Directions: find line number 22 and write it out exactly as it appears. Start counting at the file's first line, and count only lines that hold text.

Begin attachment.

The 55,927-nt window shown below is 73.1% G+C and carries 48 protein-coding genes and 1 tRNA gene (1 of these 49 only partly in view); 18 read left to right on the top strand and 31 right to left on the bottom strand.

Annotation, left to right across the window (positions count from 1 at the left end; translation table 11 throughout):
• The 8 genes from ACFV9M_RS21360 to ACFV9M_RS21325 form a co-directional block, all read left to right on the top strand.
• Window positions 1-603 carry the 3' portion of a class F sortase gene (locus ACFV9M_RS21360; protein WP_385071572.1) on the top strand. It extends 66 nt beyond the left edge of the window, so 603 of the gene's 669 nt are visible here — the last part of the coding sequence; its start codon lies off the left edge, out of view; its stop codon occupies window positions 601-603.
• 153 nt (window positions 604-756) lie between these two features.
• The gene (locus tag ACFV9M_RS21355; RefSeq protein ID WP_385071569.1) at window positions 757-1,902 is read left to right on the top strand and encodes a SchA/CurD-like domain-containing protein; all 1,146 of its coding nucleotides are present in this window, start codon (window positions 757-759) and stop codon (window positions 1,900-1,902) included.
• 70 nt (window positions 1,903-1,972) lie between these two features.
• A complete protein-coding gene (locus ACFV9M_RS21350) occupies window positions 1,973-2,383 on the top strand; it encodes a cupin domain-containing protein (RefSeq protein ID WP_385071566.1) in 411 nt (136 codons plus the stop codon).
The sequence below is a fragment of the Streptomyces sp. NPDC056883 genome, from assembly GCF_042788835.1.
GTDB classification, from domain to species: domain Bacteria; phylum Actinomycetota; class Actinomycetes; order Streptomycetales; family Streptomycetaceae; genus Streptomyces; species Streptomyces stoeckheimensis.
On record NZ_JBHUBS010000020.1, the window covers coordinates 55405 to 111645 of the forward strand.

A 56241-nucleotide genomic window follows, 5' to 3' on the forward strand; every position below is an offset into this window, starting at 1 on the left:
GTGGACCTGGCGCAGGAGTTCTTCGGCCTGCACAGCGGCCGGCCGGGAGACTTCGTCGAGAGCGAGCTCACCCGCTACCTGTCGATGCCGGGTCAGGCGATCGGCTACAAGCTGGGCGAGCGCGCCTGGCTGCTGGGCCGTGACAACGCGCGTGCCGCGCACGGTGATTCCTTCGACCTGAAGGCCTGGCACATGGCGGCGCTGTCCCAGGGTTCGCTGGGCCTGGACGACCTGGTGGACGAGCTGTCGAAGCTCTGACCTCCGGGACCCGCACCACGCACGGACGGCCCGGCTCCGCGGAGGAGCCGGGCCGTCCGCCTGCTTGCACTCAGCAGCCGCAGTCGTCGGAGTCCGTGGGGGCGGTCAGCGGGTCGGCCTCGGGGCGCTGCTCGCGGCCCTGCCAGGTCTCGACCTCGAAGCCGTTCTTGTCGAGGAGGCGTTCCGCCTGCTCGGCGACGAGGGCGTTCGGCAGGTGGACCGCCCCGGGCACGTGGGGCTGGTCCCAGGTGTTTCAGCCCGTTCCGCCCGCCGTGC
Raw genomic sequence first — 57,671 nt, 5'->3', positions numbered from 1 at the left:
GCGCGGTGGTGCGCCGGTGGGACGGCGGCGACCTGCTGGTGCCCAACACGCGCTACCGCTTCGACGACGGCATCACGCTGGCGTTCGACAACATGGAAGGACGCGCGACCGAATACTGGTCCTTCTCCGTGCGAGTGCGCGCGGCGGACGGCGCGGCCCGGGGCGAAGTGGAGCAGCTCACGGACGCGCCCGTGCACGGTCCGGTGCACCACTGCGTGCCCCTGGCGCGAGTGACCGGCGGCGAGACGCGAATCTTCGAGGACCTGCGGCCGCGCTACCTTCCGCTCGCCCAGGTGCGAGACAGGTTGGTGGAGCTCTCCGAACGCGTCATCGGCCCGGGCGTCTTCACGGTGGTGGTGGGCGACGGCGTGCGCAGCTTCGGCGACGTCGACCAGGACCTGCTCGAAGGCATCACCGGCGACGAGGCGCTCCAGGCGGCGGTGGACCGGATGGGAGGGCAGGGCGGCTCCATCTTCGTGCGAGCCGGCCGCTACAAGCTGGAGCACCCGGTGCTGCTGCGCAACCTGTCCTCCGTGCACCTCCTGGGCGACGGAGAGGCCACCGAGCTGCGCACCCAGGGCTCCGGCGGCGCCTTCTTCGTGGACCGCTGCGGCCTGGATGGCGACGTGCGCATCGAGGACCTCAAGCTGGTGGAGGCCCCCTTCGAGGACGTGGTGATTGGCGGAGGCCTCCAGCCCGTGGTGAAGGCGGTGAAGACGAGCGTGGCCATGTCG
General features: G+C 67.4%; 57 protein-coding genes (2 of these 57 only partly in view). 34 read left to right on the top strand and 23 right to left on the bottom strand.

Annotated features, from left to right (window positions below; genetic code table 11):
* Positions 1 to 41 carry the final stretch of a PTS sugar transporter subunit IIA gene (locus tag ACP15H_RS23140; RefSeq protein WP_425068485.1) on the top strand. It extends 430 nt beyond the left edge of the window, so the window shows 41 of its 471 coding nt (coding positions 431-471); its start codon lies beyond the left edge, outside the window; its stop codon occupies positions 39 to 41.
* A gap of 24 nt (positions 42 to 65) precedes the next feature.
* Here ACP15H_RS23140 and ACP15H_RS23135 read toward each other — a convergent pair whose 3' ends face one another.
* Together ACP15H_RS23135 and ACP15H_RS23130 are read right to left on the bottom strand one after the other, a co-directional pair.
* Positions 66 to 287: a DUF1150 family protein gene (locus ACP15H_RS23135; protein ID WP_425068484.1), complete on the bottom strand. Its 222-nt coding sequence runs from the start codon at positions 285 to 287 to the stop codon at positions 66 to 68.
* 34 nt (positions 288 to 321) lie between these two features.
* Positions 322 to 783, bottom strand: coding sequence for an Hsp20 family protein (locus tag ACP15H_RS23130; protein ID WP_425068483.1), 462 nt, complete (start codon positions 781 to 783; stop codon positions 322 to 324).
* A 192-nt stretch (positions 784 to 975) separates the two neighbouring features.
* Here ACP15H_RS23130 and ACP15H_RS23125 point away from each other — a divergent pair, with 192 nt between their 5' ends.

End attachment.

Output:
* Positions 66 to 287: a DUF1150 family protein gene (locus ACP15H_RS23135; protein ID WP_425068484.1), complete on the bottom strand. Its 222-nt coding sequence runs from the start codon at positions 285 to 287 to the stop codon at positions 66 to 68.